To apply, dissolve 1.4 ounces (or 2 tablespoons) of ferrous sulfate in one gallon of water, then brush, spray, or wipe it on your furniture with a rag and allow it to dry. To be sure the treatment will achieve the desired result, do a test patch on the underside of your furniture first. A word of warning: Ferrous sulfate works by causing oxidation—also known as rust—so keep it away from exposed metals, including hardware and tools.

Condition and treat your wooden furniture

Once you are done preparing your surface, move on to treating the wood. Most likely if your furniture is bare wood, you’re aiming to keep that look. For natural-looking results that will last, apply an outdoor furniture wax. There are a variety of waxes made for outdoor use, so choose one with a UV protectant as well as waterproofing properties.

To apply your wax, make sure your piece is clean and dry (and that you’ve remembered to read the label on your product for safety information). Also, check the weather report if you’re working outside—rain and high humidity could interfere with your wax’s ability to properly seal the wood surface as it dries.

Once you’ve got a clean, dry, and safe working environment, you can apply your wax to the furniture. Some waxes are meant to be slathered on with a rag while others are intended for use with a plastic putty knife or spatula, so read the label and follow directions. Apply the wax in a smooth, even coat and allow it to dry for about 24 hours.

After a day or so, your wax should begin to feel like it’s hardened, but it will still likely also feel a bit tacky or sticky. To remedy this, buff it with a dry rag or a buffing pad, the same way you might buff a car after waxing it. The buffing should take care of any stickiness and also help smooth out the wax. It can take another few days for the wax to fully cure, depending on the weather, but it shouldn’t need any more help from you. Your furniture will now be splinter-free and protected from sun and rain damage.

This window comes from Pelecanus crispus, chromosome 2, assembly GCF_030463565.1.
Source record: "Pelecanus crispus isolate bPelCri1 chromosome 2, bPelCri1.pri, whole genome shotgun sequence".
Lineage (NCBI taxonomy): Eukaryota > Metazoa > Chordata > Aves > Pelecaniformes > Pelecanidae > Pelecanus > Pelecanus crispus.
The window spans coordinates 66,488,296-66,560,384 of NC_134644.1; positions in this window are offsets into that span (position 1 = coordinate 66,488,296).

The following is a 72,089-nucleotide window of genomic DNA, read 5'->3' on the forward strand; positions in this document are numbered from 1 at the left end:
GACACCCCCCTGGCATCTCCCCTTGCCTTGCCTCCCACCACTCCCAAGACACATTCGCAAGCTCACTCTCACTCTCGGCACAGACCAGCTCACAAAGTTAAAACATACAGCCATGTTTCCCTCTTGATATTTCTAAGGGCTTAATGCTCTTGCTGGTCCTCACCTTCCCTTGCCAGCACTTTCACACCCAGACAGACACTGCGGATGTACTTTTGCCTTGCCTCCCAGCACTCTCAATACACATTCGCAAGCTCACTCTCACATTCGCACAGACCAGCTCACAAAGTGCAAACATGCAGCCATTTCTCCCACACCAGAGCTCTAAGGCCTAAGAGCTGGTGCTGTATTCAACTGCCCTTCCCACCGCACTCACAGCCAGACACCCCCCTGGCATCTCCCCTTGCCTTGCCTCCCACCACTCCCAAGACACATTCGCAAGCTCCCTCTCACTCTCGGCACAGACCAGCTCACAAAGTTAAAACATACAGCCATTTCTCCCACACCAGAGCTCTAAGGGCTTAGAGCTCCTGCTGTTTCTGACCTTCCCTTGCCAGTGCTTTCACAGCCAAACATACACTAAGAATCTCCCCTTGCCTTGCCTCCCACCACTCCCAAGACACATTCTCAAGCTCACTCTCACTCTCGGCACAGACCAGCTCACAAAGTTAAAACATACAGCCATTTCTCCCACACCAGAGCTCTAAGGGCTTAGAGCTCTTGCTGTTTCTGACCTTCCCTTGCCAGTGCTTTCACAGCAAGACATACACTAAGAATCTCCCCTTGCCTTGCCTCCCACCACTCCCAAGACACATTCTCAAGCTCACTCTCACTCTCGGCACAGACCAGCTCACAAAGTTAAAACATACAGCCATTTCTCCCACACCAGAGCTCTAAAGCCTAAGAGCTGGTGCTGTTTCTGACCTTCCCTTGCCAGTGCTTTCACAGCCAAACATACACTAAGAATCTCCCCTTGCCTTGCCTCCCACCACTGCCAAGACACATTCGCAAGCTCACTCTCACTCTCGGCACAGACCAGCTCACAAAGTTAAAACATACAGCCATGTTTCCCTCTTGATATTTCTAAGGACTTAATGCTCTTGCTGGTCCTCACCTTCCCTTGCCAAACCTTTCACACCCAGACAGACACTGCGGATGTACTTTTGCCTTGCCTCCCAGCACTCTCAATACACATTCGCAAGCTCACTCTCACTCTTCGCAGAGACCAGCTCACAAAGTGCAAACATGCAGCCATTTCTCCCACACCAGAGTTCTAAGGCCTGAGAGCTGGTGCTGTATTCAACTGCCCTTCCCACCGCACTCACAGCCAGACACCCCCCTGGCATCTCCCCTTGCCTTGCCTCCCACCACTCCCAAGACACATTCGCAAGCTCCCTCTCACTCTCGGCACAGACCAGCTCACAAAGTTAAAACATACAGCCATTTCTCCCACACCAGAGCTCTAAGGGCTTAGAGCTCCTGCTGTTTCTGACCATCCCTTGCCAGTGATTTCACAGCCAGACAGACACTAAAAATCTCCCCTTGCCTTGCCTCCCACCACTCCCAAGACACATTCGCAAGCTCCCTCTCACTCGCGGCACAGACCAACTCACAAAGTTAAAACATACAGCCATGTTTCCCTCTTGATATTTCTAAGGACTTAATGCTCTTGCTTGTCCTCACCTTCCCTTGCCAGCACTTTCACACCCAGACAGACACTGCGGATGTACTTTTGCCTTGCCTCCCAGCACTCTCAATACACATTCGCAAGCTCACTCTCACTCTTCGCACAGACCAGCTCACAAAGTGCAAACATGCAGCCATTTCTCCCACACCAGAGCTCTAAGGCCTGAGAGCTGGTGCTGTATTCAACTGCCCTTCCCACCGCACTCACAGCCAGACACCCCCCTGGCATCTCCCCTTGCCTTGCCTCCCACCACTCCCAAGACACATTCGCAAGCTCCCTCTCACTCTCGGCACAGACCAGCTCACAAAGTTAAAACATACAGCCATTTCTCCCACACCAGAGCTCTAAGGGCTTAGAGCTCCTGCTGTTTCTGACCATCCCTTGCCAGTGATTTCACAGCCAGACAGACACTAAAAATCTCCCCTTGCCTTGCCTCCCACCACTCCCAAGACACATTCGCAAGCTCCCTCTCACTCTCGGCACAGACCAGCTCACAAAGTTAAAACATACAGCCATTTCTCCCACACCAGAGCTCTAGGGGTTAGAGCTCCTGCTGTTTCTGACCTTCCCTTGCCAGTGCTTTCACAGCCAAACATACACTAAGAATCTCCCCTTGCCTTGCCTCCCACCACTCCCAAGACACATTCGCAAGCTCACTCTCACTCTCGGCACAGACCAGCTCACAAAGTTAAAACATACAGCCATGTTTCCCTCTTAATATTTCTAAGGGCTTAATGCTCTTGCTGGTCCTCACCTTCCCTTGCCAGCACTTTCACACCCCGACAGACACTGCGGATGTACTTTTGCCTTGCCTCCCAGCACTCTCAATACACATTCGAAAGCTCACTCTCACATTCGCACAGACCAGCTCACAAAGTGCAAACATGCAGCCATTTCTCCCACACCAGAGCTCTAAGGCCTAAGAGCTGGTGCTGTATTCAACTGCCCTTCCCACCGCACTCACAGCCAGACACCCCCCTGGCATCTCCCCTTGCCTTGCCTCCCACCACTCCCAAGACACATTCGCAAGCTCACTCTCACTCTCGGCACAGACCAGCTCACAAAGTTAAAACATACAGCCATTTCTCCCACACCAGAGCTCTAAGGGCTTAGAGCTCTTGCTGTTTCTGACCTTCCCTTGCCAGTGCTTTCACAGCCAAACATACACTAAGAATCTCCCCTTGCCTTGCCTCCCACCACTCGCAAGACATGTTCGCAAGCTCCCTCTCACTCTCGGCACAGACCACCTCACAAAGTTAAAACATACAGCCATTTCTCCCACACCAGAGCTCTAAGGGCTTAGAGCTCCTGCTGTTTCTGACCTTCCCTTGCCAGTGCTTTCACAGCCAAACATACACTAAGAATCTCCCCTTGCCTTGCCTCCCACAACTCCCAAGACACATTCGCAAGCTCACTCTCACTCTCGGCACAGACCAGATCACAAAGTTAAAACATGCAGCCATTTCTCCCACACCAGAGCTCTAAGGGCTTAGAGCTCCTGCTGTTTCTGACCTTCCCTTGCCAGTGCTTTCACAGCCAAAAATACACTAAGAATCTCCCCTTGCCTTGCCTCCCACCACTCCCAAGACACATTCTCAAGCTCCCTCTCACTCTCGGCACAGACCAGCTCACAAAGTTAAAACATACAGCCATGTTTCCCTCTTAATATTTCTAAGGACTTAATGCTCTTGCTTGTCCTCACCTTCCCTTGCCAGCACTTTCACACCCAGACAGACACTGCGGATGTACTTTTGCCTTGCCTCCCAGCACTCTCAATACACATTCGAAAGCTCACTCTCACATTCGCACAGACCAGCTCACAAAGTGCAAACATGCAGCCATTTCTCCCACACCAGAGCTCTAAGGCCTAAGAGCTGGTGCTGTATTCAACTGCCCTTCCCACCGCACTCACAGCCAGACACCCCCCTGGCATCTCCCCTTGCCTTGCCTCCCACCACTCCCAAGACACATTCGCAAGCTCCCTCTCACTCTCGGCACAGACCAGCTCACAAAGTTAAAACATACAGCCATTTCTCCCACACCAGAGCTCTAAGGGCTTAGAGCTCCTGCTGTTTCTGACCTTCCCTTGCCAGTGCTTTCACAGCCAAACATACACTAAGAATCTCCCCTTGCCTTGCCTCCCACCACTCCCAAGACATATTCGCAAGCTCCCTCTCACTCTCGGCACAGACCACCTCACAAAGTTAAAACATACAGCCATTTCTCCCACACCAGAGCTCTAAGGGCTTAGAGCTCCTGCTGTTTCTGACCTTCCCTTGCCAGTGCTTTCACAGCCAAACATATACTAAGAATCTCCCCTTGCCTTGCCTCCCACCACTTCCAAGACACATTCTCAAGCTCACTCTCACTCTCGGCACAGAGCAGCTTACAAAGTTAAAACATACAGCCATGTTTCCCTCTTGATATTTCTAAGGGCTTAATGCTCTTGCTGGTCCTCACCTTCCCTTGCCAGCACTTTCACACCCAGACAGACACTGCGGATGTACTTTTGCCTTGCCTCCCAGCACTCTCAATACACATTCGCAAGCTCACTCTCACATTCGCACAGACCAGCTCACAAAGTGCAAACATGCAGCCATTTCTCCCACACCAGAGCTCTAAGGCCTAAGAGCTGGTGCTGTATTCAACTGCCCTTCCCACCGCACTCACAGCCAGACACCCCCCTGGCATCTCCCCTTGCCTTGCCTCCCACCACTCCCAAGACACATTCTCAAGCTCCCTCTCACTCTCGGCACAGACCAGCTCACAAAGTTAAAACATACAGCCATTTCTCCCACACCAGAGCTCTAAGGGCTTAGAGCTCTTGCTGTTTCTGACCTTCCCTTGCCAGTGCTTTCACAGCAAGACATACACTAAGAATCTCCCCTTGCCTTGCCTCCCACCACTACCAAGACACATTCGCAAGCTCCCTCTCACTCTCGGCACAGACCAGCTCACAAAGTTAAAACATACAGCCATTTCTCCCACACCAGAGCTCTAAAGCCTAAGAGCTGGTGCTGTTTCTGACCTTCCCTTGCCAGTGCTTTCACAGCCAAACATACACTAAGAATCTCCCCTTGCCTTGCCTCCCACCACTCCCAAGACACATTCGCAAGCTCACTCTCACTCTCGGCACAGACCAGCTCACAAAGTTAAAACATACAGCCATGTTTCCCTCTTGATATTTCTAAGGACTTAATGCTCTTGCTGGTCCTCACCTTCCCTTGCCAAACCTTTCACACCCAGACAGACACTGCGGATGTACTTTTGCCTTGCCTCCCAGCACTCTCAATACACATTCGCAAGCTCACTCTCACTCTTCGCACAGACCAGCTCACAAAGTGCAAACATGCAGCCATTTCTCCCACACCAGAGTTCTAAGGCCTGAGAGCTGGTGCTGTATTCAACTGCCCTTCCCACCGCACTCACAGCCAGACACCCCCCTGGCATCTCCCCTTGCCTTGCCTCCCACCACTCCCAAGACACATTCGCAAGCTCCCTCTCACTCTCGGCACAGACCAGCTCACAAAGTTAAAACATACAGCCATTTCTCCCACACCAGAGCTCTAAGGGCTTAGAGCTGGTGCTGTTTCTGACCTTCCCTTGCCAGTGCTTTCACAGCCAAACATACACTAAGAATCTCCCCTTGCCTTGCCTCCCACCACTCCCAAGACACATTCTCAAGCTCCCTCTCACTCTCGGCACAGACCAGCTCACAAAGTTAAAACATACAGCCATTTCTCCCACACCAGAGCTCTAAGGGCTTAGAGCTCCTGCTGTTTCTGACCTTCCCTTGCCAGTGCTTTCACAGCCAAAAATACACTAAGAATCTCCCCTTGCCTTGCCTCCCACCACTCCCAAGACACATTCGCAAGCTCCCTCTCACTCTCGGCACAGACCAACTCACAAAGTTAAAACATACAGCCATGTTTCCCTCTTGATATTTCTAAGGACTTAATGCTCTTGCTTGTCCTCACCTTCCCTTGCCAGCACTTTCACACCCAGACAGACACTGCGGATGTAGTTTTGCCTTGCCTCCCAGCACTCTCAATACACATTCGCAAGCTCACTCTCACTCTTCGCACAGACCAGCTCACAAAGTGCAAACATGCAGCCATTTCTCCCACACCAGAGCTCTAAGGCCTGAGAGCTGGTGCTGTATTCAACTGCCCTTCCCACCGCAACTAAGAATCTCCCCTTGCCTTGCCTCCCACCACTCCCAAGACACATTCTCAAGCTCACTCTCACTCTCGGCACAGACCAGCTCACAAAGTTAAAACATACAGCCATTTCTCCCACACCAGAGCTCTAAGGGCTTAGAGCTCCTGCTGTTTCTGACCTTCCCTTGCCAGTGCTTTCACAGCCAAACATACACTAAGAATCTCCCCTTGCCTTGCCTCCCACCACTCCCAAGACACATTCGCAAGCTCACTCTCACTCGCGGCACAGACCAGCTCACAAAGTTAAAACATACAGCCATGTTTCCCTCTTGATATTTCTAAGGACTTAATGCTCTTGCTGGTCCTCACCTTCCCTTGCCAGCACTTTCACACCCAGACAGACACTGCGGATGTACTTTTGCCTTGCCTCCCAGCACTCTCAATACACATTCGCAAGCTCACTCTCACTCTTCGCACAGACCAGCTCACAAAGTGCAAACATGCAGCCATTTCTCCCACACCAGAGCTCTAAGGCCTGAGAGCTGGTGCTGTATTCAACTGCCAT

A few more tips to maintain outdoor furniture

Check your furniture for loose or rusted hardware and tighten any loose screws with a screwdriver. If it’s a loose bolt, you’ll need an adjustable wrench to do so, and perhaps another to keep the bolt from spinning while you’re tightening it.
For rusted parts, if the damage is minimal, apply a rust remover and use a wire brush and rag to take off most of the discolored surface. If it’s heavily damaged, better to replace the hardware.

Finally, if you plan to embark on a furniture maintenance adventure, make sure you’re wearing gloves, working outside or in a well-ventilated area, and following all safety information listed on your product’s label. Sprucing up your outdoor space can and should be fun, but inhaling potentially harmful chemicals in a poorly ventilated space is no fun at all.